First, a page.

-Private or Franchise- private have fewer fees (awesome when you are starting out) franchise have lots of training (great for building confidence).

-Rental or Traditional - lots of agents are doing property management, that wasn't for me, but to hear them talk, there is quick, steady, income.

I then called the offices (three of each type) and talked to the broker. They were all very happy to speak with me and "sell" their office... everyone wanted to set up a meeting to show the office explain fees, answer questions and visit with me.

The location step cut out a TON of local offices which helped my decision making tremendously. Several phone calls later weeded out two more (bad vibes). Then I went and met with the final four, after that it was between two. I decided on a Franchise, the private didn't get many cold calls, and I didn't really want to beat the streets for work. I wanted Traditional Buy and Sell, not prop management. Prop. management seemed like too many balls in the air for me to handle. So the final decision came down to which broker I liked best and thought would adjust to my schedule (I have four kids and they come first).

As for questions: you probably want to know fee structure... Errors and Omissions insurance... Mandatory meetings?... any yearly office fees you will be expected to pay...

That's what worked for me!
1 vote
Cindy Davis, Agent, San Diego, CA
Thu Mar 27, 2014
You want good training first and foremost and a mentor out in the field. That is where the real learning takes place. You want a company that is responsive to your needs in the first year - there's a steep learning curve. I also recommend calling local agents in your neighborhood and finding out what they like/don't like about their companies.

Splits and costs are important. It/s expensive to start up - signs, lockboxes, cards, mls access, association fees - the list goes on. But don't focus entirely on splits until you've had some solid training and are up and running.

Best of luck to you.
1 vote
Annette Law…, Agent, Palm Harbor, FL
Thu Mar 27, 2014
You need to do a little more homework,
Read the seven blogs I wrote titled "7 Things I Wish I Knew Before Getting Into Real Estate."

This starts with your question..."What question should I be asking?" that nearly every newbie is advised incorrectly. But it is up to you. Invest the time now or invest your money later.

By the way, there is only ONE question you should be asking. That should not be very confusing.

Best of success,
Annette Lawrence, Broker/Associate
Remax Realtec Group
Palm Harbor, Fl
727.420. 4041
1 vote
Stephanie Le…, Agent, Miami Lakes, FL
Thu Jun 19, 2014
As a Broker the most important thing you should ask is What is in it for you... The real truth of the matter is as a Realtor you are your own boss and in control of your own business.

With that said you should be looking for a broker that will help guide, train, mentor and show you the ropes. Like Bill said many agents give up within the first 5 years because of lack of training.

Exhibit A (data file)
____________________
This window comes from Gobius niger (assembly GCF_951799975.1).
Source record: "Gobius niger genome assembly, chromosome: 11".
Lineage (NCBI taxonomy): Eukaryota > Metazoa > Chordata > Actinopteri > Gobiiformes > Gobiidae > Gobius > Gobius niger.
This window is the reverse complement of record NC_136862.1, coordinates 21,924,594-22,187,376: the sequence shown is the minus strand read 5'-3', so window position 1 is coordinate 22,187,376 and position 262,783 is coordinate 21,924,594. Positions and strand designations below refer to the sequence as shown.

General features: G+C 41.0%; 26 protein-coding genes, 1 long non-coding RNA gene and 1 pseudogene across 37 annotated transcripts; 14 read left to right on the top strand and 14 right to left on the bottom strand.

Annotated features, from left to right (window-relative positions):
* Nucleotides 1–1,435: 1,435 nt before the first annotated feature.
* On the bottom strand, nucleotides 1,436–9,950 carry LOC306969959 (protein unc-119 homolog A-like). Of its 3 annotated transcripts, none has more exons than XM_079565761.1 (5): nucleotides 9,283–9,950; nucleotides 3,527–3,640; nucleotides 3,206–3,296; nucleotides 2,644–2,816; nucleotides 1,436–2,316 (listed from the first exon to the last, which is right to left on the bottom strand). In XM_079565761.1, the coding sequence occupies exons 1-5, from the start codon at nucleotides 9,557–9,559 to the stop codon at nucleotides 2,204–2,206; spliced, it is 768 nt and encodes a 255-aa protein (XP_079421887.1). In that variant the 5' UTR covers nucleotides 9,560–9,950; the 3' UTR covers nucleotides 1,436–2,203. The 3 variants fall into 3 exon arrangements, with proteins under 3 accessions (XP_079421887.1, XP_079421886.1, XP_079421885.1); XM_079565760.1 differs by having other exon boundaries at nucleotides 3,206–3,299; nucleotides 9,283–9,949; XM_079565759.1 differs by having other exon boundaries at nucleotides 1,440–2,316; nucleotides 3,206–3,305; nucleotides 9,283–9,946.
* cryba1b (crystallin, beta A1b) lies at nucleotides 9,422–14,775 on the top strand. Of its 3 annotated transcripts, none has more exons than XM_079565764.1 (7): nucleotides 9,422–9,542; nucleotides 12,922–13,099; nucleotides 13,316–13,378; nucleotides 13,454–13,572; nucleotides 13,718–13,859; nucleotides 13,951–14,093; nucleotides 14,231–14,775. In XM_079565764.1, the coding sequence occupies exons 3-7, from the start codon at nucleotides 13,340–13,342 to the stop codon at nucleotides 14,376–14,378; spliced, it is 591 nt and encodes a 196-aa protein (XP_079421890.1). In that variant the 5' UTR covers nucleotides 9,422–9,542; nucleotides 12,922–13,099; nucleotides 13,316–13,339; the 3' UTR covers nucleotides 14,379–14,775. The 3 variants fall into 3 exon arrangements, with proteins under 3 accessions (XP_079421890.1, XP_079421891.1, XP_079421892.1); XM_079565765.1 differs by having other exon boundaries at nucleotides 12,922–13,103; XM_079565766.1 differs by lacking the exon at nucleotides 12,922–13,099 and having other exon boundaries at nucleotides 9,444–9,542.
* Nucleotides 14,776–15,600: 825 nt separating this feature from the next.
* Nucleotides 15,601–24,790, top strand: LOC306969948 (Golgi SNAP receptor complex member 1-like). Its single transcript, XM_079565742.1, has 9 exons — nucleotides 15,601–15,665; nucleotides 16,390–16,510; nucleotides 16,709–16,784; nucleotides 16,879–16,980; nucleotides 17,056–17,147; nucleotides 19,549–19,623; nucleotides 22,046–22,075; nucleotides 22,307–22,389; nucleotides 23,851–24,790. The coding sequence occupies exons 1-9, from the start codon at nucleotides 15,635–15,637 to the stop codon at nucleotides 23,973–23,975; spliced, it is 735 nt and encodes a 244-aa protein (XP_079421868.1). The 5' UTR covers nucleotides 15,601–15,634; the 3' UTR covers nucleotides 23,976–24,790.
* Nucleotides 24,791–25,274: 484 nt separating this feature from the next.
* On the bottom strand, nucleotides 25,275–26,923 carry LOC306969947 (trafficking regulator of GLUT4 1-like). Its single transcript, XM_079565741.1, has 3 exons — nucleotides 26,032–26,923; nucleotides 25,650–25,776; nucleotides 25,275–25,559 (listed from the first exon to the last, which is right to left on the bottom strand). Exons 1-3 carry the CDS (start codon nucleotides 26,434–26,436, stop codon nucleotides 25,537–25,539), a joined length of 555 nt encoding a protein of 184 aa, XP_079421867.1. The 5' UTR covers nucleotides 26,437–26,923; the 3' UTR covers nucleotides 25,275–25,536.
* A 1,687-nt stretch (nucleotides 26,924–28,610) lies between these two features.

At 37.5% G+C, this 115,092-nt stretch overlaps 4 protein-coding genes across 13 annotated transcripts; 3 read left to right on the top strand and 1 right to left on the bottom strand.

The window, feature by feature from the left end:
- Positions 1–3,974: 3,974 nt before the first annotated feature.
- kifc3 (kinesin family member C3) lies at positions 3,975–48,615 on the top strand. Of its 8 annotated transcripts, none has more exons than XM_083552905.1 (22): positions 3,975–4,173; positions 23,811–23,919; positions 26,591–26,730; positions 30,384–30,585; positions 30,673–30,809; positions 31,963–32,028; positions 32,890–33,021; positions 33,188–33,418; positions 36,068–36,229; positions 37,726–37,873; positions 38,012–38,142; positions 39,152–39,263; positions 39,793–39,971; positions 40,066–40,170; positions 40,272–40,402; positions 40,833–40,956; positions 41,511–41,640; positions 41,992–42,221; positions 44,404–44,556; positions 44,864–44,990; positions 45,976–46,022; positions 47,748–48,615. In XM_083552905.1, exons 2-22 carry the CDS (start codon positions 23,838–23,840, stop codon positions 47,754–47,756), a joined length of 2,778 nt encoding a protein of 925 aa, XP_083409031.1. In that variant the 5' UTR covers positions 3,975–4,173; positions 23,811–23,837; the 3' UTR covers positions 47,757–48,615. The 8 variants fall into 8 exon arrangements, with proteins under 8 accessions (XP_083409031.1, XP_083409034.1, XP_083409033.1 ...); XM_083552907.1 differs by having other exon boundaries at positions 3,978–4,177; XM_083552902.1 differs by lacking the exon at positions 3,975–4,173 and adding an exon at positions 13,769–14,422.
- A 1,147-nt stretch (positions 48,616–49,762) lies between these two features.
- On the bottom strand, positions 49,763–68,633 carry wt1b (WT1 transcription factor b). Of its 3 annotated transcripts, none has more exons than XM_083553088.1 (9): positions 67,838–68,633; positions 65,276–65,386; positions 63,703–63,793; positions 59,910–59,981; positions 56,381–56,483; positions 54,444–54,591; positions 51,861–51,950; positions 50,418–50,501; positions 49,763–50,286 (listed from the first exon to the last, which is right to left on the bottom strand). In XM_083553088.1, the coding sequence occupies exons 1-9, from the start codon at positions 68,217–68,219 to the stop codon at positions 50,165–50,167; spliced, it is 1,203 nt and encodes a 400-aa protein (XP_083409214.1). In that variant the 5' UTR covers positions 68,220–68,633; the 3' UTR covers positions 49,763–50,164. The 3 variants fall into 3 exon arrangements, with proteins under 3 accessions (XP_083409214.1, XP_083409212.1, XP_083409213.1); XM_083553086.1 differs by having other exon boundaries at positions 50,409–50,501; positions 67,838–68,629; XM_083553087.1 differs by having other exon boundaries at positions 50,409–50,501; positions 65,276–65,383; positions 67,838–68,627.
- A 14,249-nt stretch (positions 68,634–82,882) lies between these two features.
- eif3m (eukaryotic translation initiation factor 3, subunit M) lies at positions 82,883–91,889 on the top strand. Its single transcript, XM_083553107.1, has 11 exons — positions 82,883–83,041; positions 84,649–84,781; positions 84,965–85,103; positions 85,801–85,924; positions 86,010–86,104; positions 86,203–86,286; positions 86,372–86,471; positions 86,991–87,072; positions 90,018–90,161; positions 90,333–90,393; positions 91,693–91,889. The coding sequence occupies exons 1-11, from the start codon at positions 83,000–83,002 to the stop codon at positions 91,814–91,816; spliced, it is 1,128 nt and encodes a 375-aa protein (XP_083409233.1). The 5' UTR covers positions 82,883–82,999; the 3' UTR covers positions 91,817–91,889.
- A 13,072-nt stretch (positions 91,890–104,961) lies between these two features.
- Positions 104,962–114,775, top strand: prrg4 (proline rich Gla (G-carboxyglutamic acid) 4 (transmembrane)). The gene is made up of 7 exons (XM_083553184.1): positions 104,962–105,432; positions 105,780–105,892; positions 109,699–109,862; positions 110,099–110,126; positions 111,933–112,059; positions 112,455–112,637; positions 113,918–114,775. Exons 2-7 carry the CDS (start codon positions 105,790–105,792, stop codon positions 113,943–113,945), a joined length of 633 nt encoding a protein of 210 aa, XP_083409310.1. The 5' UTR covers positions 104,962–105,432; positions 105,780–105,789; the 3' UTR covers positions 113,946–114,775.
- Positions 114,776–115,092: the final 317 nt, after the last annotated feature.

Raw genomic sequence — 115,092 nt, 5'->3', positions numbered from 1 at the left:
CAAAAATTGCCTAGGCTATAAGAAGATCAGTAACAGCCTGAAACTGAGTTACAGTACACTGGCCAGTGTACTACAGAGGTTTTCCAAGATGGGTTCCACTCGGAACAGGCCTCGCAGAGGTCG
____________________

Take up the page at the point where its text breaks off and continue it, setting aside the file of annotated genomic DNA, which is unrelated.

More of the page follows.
When I was a "Newbie" man I thought I was thrown to the wolves.. I didn't have much support even though I was told I would.. But I was determined to succeed I looked towards my local board for classes and I took it upon myself to learn and grow.. Today I am a Broker and owner of my own firm.

You are in control of your own success and knowing what is in it for you is a key element. Make sure when you interview you leave knowing what plan the broker has for "newbie agents" to help get them on their feet and on the path to success.

As a new agent you will have tons of questions make sure you will have the support from you broker of choice to give you the answers.

Good luck.
0 votes
Art & Liv Ke…, Agent, Temecula, CA
Thu Jun 19, 2014
It depends on what you need. Initially good support and availability of a broker is usually very important. Industry resources and coaching are what matter to most new licensees. Then later it's about other things like branding and better splits to many agents. Good Luck!!!
0 votes
Yanoska Diaz, Agent, Miami, FL
Tue Jun 10, 2014
You should only be asking the question that you are concerned about. While many have provided great advice, I personally don't care about many of the questions they have recommended you ask. What is important to you??
0 votes
Lisa Wetzel…, Agent, Gardnerville, NV
Tue Jun 10, 2014
Finding a good broker to work with is very important. Ask around and don't forget that their reputation will reflect on you so choose wisely!!!
0 votes
Scott and Sh…, Agent, San Diego, CA
Fri Mar 28, 2014
I are looking for a place to hang your own license as an agent. I get it! First you would need to choose the type of agent you want to be .... Sales or Leasing Rentals? I would narrow down your search to the top three companies you are interested in.
Then call a few agents in their office.
Make sure their testimony is not bias by a bonus. Many companies will pay their agents to refer newbies. They will get paid when you join the company. You might not get true feedback from this type of motivational reward system for new hires.
Good Luck to you!!
0 votes
Caroline Col…, Agent, Temecula, CA
Thu Mar 27, 2014
When you first get your real estate license you really know nothing, so you need to place your license with a local broker in the community where you want to work, with a broker who is willing to give you the time to teach you the business with the right values of ethics and honesty. You need to learn as much as possible about the home mortgage business, where the rules constantly change, and you need to learn the area where you want to work as much as possible. You need to learn the contracts and disclosure paperwork. Go with an experience Realtor/Broker on client meetings as often as possible and listen and learn the business. You'll need hands on experience with a broker who understands, and is willing to teach you, that real estate is a service business for clients - for their best interests only at all times.
0 votes
Lance King, Agent, San Francisco, CA
Thu Mar 27, 2014
Your major priorities should be finding a company with a great reputation where there is someone with juice willing to mentor you.
0 votes
Darlene Crys…, , Downey, CA
Thu Mar 27, 2014
Where are you looking to place your License. Depending on the City and State there are pertinent questions you should ask before you sign.
0 votes